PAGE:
The school days may be longer, but so are the holidays. You would have to do more duties than state, and not expect to have admin tasks done by anyone else.

stepmum88 Fri 23-Dec-16 10:40:08

I worked in state secondary &6th form for 4 years before going to the prep school im in and have been for 3 years. I can honestly say, despite my reservations when I took the job- it was the best career decision I ever made. In state I always felt like I wasn't good enough- constantly pushed to doing CPD, going to meetings, meeting targets that weren't realistic for my children. Now, however, I have time to develop the curriculum in the way I want, ask the children what THEY want to learn about and what they enjoy. I feel I am looked after much better in private too- if you're off Sick you are told not to come back until you are better, rather than being told to come back when you can move.
Make sure it's the right place for you smile

MiaowTheCat Thu 29-Dec-16 20:54:44

Worked in both. Few cautionary notes:

Look into the financial position of the private school very very carefully - depending how the area you're in is - lots of the small ones are going under financially or in danger of going under financially (hit by the large senior schools expanding their age ranges downwards and parents obviously trying to get their kids into their desired senior schools at younger and younger entry points). The one I worked at last was pretty badly run as well - lots of having to work around the owners' whims (they banned glitter as it "stifled creativity" and insisted on all paper used for art to be non-standard paper sizes etc - just daft little edicts that would change constantly).

Depending on how the school is (and how strong the owners are in terms of standing up to parents) you might find you're pretty much fed to the wolves in terms of being expected to give in to some pretty bonkers parental demands (I was asked to teach multiplication a different way as one mum didn't like the way it was being taught - stuff like that). We also had some pretty daft things like one colleague was so obsessed with the idea that the parents couldn't be told anything about their kids wasn't perfect that she was found rubbing out kids' work in their books and writing in correct spellings on a lunch break! (I refused to get into that silly game of pointlessness)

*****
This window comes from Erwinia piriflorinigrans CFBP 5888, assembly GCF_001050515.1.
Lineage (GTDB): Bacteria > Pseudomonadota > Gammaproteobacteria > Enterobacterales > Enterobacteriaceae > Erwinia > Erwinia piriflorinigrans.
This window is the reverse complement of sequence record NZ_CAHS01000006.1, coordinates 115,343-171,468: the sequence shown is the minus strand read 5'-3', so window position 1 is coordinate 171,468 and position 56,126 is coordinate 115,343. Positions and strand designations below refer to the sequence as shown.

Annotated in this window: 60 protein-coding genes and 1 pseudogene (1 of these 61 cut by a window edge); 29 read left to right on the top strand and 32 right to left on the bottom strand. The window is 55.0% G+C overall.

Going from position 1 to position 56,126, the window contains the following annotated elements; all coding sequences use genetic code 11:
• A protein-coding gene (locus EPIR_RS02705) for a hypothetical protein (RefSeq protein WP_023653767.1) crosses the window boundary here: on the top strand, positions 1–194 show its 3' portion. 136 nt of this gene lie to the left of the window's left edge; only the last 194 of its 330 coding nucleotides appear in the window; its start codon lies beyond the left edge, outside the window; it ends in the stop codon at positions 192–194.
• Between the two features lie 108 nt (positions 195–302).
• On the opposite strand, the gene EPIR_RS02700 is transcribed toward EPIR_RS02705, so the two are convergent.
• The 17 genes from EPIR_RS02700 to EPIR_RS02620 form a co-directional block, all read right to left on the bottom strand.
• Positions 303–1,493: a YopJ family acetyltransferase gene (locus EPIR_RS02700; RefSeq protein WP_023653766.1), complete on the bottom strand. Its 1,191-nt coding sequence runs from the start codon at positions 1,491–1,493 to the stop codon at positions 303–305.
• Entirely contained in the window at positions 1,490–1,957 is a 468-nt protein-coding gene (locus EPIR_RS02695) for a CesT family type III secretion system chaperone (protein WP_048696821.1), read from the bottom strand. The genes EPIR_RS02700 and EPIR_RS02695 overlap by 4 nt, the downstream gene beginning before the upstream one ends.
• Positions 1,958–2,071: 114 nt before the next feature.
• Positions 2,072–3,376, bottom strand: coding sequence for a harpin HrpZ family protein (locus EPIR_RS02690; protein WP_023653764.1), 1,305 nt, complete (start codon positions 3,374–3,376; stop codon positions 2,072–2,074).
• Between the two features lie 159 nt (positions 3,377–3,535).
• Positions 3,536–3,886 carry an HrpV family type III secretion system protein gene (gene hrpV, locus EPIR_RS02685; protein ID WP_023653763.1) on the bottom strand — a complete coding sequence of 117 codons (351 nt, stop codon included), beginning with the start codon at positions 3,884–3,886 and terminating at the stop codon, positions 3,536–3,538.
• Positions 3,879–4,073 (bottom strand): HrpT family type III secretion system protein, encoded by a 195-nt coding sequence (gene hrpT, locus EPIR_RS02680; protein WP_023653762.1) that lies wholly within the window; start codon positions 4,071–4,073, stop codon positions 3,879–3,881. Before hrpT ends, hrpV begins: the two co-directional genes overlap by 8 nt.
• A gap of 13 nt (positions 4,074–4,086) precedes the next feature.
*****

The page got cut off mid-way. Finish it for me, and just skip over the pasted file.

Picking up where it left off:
Work load and hours I found pretty similar really - longer days in terms of after school duties and the like, but a bit more manageable in terms of workload so it balanced out somewhat. Kids and most of the parents were absolutely delightful.

(Not fussed about "slagging off" where I worked - school's since closed in case anyone's concerned).

Our pay started off level or just above state.... the problem was that it didn't increase in the same manner (back in the days when you went up the pay scale and that was that) so you ended up slightly worse off in financial terms.